## Finite Automata

Chapter 2 of the The New Turing Omnibus is about Finite Automata. I wanted to do some of the exercises on the blog so I looked around for a good way to draw finite state diagrams. Looks like graphviz is the standard. I thought it would be easier if I could just write my graphviz code in my markdown, so I looked around some more and found this discussion on stack overflow. There is a pointer to a version of graphviz compiled with llvm and emscripten on github. So I updated my pages to automatically process `pre.graphviz`

tags as input for graphviz. Below are the results for some of the exercises at the end of chapter 2.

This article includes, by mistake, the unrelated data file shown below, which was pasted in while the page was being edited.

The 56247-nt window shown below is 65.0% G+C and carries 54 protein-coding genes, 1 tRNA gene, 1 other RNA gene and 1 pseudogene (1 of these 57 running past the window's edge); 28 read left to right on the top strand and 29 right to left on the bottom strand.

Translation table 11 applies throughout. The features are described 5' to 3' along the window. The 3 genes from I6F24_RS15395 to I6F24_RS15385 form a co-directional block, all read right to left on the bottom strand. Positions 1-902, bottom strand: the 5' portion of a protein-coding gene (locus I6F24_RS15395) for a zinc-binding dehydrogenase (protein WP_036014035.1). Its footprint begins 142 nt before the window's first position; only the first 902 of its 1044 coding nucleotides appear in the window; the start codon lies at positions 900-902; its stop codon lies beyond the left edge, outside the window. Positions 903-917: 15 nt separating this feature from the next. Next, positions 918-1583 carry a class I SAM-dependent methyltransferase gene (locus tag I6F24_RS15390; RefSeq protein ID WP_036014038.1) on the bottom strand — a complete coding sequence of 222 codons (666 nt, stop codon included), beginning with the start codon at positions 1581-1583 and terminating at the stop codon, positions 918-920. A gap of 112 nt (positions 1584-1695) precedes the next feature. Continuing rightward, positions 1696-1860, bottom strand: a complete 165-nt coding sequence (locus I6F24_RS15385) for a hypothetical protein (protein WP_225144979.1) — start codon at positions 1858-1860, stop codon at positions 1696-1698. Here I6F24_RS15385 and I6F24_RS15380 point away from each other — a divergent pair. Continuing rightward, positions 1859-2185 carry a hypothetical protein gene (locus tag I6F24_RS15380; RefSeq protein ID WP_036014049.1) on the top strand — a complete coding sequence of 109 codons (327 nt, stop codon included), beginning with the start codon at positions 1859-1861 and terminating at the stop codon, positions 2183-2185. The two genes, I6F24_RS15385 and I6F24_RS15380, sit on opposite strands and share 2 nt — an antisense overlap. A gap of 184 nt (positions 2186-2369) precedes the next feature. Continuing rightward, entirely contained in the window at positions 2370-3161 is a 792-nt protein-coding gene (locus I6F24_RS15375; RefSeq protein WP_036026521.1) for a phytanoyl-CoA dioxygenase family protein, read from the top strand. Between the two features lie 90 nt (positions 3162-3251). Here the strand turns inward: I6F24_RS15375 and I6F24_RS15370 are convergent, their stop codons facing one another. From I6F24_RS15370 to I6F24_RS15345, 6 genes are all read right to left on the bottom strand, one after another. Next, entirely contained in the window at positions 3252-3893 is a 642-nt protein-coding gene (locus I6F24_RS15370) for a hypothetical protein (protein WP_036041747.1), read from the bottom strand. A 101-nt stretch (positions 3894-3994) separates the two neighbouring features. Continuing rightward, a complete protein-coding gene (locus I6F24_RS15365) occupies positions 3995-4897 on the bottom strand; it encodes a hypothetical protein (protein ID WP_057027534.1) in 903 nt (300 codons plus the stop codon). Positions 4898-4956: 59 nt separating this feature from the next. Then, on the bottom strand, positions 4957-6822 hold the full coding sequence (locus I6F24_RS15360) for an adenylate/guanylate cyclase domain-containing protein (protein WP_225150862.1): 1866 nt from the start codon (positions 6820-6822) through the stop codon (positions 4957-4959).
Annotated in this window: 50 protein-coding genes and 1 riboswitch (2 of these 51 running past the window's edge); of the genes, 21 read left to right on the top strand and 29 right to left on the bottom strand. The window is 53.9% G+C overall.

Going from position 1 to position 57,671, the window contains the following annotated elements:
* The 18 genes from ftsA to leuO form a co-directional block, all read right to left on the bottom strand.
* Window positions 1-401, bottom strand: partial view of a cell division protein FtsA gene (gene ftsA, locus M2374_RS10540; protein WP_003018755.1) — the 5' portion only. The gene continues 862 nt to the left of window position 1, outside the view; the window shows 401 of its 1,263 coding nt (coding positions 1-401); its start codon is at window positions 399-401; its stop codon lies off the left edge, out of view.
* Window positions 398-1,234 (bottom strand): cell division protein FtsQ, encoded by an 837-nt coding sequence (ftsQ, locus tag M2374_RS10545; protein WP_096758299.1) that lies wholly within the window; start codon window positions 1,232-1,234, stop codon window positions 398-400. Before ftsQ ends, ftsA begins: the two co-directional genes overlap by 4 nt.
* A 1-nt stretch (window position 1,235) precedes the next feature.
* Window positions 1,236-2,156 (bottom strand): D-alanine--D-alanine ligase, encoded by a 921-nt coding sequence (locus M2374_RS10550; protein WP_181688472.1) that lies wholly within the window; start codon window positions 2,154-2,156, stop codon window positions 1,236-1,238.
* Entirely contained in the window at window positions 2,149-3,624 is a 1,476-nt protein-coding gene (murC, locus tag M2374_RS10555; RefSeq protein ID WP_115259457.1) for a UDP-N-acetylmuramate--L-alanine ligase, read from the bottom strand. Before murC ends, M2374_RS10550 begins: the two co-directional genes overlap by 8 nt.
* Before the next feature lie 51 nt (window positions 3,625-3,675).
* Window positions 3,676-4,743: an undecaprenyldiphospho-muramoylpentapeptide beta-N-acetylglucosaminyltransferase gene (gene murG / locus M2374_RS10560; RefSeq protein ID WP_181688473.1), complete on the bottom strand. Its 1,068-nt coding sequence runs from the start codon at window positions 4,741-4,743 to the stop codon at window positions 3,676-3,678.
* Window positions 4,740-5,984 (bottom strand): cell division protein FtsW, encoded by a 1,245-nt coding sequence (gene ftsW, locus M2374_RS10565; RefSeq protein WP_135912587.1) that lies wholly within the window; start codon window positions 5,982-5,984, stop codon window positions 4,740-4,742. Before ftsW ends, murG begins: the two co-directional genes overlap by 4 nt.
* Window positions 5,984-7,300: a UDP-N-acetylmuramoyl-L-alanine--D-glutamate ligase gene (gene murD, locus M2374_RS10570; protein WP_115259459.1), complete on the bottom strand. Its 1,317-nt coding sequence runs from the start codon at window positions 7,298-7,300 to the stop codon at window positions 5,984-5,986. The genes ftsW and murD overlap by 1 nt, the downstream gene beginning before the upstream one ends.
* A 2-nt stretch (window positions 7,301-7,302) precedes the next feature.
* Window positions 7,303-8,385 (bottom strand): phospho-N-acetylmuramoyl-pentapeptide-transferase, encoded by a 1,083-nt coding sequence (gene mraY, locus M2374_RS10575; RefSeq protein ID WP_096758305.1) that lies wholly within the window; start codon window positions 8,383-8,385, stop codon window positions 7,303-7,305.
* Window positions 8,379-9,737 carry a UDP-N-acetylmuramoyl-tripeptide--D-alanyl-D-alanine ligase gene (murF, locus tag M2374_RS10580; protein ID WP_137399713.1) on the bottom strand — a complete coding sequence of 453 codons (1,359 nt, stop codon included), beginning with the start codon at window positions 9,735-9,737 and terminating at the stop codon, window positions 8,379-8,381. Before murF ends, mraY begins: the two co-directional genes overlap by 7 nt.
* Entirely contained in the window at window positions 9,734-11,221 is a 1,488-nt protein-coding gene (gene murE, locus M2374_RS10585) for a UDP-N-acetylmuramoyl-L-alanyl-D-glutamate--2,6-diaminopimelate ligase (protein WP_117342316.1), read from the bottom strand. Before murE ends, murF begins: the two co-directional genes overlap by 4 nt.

The core code is:

svg = Viz(graphvizCode, 'svg'); $('#svg-'+index).html(svg);

Each exercise is to describe the finite automata that accept the following languages.

I haven't drawn a lot of these, so comments are welcome.

### (ab)*(a+b)*

The first exercise is to find the automata that processes `(ab)\*(a+b)\*`

.
I read this as:

- read a
- read b
- go back to 1, or continue
- read a or read b
- go back to 4 or finish

As a finite state machine, i see this as:

but this is the one I am least sure about. I am not sure if I am using the
states *1* and *2* correctly.

### 0 + 1

The second language is `0 + 1`

which I see as match 0 or 1 and then you are
done.

### 0* + 1

The final exercise is the language `0* + 1`

. This means match "1 or more" zeros
or a 1. After matching, the language is finished.

I really like thinking about these finite automata because, as Dewdney says, finite automata are basically equivalent to regular expressions. I have started to use regular expressions a lot more over the last year and find them to be a really amazing tool once you start to internalize them.